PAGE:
DEBE CAMPBELL AJP Assistant Editor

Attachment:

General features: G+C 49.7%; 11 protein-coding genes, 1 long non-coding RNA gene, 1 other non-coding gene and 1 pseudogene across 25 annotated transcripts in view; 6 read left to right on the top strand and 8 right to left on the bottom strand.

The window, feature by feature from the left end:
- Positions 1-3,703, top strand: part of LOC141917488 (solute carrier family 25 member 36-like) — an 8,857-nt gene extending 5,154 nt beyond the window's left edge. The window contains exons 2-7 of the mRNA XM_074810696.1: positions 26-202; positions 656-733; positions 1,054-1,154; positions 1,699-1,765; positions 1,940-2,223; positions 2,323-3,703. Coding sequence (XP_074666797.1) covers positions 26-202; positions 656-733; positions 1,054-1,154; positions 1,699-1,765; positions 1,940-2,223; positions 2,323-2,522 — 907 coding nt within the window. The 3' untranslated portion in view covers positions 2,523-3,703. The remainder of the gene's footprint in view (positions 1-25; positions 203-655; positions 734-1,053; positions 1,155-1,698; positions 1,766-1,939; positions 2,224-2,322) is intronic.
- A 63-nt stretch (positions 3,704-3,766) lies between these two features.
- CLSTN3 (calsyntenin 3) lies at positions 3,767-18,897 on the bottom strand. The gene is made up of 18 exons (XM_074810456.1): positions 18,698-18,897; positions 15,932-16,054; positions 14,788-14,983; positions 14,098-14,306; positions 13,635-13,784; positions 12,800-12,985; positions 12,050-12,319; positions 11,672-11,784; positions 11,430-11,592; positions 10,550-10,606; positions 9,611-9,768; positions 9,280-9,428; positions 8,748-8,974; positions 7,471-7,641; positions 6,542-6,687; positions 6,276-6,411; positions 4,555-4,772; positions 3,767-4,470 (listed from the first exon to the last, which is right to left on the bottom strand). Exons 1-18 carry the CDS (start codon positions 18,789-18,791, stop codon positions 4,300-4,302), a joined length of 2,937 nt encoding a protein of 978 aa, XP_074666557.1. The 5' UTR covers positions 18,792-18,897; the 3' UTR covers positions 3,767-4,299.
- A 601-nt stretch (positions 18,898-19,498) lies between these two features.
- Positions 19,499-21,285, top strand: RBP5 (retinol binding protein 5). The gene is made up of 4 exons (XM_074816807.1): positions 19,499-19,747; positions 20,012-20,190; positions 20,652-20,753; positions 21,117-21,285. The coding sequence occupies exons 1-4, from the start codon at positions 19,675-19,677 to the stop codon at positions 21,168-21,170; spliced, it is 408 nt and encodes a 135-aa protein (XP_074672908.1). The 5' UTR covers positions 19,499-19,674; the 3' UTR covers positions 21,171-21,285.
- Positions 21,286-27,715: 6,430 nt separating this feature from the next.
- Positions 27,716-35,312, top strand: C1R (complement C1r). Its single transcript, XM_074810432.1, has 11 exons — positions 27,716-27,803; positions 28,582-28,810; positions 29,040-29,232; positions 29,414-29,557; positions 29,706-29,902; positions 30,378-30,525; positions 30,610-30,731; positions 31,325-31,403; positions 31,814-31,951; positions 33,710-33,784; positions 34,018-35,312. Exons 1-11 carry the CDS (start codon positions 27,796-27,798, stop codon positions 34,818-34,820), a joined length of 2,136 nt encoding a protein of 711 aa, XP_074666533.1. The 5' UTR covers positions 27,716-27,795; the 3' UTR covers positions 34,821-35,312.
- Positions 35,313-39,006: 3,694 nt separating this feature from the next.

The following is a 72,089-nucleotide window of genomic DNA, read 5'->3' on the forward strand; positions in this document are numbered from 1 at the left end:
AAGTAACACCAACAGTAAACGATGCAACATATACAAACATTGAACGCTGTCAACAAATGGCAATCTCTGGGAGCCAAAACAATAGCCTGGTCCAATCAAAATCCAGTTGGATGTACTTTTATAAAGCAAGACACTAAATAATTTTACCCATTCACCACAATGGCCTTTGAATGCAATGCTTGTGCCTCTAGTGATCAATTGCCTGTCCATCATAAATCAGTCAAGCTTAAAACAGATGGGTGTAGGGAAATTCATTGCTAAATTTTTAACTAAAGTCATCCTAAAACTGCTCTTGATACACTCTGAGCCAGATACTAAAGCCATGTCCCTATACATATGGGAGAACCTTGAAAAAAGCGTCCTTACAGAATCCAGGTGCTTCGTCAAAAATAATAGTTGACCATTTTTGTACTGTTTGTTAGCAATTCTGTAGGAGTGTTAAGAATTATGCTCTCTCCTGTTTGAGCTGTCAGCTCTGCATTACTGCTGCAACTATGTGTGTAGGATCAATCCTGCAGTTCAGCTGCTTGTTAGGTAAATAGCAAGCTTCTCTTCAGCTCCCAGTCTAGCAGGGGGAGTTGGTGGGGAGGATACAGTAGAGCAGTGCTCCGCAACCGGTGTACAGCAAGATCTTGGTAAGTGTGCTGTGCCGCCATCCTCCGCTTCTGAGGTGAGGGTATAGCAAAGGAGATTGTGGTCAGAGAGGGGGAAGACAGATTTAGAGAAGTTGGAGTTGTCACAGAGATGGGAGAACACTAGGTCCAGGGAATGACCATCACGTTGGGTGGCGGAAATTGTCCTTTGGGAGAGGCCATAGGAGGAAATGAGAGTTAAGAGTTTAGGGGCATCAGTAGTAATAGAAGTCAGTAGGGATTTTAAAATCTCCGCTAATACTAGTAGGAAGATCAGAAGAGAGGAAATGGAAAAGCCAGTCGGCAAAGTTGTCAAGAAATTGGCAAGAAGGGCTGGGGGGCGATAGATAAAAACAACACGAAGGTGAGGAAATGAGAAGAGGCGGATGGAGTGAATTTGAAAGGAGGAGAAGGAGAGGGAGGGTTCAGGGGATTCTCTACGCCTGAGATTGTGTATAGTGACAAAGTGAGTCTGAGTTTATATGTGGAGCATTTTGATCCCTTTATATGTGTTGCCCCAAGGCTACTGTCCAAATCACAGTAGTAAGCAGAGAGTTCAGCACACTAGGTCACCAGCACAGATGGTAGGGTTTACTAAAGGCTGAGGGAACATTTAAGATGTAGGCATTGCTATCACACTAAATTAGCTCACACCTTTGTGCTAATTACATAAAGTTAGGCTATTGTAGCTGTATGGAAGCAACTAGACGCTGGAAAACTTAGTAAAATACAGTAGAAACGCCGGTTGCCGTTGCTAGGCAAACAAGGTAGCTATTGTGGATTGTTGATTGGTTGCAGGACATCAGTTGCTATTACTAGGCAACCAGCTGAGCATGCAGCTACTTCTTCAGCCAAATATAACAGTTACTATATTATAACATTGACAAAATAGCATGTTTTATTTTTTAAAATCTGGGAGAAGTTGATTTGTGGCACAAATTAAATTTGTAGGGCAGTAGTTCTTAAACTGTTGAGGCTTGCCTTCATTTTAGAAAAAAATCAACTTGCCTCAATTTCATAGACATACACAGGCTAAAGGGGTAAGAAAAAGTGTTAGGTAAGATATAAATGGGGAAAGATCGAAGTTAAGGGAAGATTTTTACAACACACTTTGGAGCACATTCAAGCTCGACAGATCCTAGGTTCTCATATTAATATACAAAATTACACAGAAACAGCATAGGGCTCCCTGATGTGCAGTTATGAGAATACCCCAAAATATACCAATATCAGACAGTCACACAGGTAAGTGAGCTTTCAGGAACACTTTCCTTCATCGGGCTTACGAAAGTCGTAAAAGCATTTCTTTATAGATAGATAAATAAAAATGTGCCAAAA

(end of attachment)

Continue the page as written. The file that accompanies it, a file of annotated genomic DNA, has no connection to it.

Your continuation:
eintraub Israel Center’s shinshiniyot (Israeli teen emissaries), Ron Benacot and Rotem Rapaport, will be called to the Torah as b’not mitzvah Saturday, June 15 at Temple Emanu-El. “I had my bat mitzvah when I was 12,” said Benacot, “but where I grew up in Israel, it’s not common for girls to read the Torah, only boys.” “The boys would’ve read the Torah at the age of 13 and have a party, and the girls would’ve only had the party at the age of 12,” said Rapaport. “I made the decision together with Ron,” said Rapaport of the ceremony, “because we thought it will be a good experience to have before going back to Israel. When we had the opportunity I thought it will be a once-in-a-life-time chance and that I should take it.” “Rabbi (Batsheva) Appel explained the process and we thought it could be a cool thing to do and to experience before going back to Israel,” Benacot added. The girls’ parents will not be present for the event. “But I hope a lot of my ‘Tucson family’ will come and my parents will get a video or watch live on FaceTime,” Benacot says. “I got very close to my Jewish identity this year and I know having a bat mitzvah here will be something I will never forget.” “For me, this opportunity symbolizes the journey I’ve been through this entire year, opening up to new experiences, learning about the Jewish life from people that I love, and getting love and support from this amazing community,” says Rappaport. “This chance is a great way to summarize the year for me, and I couldn’t be more grateful for getting it. My parents fully support me from Israel, and they are proud of me for making this step. And I feel their love and support all the way